Once upon a time, in December 1900, there was a toy store on 67 Cortlandt Street with very, very sad display windows. The store’s owner, Robert Ingersoll, was best known for his ‘dollar watches’ and, on the success of those, had branched out to include other items for sale, including a great variety of toys and novelties.
But he was not advertising wizard. Ingersoll tried to emulate the windows of the great department stores uptown, but try as he might, the items in his display just sat there, garnering little interest. The fire engines for play, the little trains and boats, toy elephants and clown dolls. People rushed by without a second glance.
They caught no one’s eye, until one day came along Joshua Cowen, a tinkerer and inventor with some training at the Cooper Institute and gifted with a wild imagination. He made small electrical trinkets at an office on 24 Murray Street, just a few blocks north from Ingersoll’s little store, and reveled at coming up with unique ways to utilize electrical power.
Cowen saw the display of toys and immediately thought of an invention he was working on. He ran into Ingersoll’s shop and proposed an idea to the shop owner. What if we could make something that the big department stores hadn’t thought of yet? What if we grabbed the attention of shoppers by putting a little momentum into your window display?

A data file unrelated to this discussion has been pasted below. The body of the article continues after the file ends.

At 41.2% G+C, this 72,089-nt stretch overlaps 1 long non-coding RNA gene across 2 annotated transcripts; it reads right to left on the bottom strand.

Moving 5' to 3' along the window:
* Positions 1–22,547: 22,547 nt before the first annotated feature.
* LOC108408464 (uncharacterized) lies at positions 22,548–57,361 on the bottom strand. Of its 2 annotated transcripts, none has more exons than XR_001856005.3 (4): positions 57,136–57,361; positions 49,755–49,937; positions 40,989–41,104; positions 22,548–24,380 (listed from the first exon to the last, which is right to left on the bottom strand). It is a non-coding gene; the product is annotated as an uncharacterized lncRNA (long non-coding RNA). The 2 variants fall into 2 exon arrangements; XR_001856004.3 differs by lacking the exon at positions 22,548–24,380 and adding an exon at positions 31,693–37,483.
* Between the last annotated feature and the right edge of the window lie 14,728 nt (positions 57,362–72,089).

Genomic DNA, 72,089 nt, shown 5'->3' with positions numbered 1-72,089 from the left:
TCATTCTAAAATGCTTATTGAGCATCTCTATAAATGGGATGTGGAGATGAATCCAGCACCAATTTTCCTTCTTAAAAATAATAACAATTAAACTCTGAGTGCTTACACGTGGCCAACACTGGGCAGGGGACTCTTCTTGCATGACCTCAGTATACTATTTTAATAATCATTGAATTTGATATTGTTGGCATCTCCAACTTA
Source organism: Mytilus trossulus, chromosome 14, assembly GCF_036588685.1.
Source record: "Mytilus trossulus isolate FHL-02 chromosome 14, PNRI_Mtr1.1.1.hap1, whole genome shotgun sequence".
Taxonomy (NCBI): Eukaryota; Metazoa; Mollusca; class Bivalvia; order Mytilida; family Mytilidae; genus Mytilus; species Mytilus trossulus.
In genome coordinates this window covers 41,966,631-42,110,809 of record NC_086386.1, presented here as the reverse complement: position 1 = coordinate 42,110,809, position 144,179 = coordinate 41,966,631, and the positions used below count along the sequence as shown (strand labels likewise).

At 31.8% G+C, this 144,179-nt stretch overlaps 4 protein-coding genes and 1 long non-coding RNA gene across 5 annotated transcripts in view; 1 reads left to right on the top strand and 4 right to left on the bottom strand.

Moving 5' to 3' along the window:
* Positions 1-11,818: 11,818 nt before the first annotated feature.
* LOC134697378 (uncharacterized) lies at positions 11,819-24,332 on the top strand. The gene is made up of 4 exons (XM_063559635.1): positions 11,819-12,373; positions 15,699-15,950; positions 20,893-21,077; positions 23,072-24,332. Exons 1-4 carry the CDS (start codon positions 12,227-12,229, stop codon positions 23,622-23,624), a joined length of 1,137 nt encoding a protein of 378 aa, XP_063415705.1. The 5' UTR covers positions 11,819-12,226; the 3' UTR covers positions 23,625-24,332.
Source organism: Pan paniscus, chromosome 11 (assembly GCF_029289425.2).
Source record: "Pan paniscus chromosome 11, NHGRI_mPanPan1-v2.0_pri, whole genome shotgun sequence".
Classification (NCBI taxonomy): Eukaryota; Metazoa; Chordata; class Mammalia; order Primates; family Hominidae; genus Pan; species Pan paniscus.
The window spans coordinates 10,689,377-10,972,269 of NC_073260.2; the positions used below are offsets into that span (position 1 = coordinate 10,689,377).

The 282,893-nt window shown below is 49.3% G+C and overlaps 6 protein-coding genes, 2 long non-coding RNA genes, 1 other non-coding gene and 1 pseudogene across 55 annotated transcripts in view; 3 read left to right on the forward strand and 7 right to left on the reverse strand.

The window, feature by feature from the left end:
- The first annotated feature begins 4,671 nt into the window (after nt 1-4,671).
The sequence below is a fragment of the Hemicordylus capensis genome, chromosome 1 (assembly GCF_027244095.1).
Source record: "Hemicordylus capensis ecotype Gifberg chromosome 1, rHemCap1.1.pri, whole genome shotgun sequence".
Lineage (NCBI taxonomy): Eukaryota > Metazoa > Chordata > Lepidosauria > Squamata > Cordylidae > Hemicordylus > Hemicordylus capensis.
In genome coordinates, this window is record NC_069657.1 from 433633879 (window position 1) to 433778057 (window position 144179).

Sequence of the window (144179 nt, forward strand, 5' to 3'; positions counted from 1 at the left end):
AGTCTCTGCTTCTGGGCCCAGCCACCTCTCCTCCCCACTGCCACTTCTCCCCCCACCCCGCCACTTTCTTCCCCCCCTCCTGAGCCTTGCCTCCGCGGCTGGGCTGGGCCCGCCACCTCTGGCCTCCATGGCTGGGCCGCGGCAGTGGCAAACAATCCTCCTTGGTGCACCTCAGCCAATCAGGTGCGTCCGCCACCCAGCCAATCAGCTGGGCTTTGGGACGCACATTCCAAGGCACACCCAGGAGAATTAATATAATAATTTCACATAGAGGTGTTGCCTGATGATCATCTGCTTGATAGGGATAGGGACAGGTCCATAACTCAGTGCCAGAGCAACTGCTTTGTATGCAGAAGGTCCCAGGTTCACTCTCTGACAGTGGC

Ingersoll liked the idea and soon installed Cowen’s ideas among his merchandise — a rudimentary electric train, “resembl[ing] the maintenance cars…towed around the city by work trolley” [source], an ingenous little device that wove between toys along a small track.
It did the trick. In fact, the electric train, which Cowen sold to Ingersoll for four dollars, was then itself sold to a customer. So Ingersoll asked for six more. From there came demand from other stores, and Cowen suddenly had himself a new business, manufacturing the new toys under a brand taken from his own middle name — Lionel Trains.
From this odd start — built as an advertising ploy — Lionel Train become the leading name in toy trains and a perennial favorite of the Christmas season. In 1999, the Lionel train was named the 4th greatest toy of the 20th Century, beating all by crayons, yo-yos and Barbie dolls.
By the way, do you think Cohen, busily making his miniature trains above ground, knew that right underneath his office at 24 Murray Street was the sole tunnel made for New York’s very first underground train from the 1870s — the pneumatic transit of Alfred Ely Beach?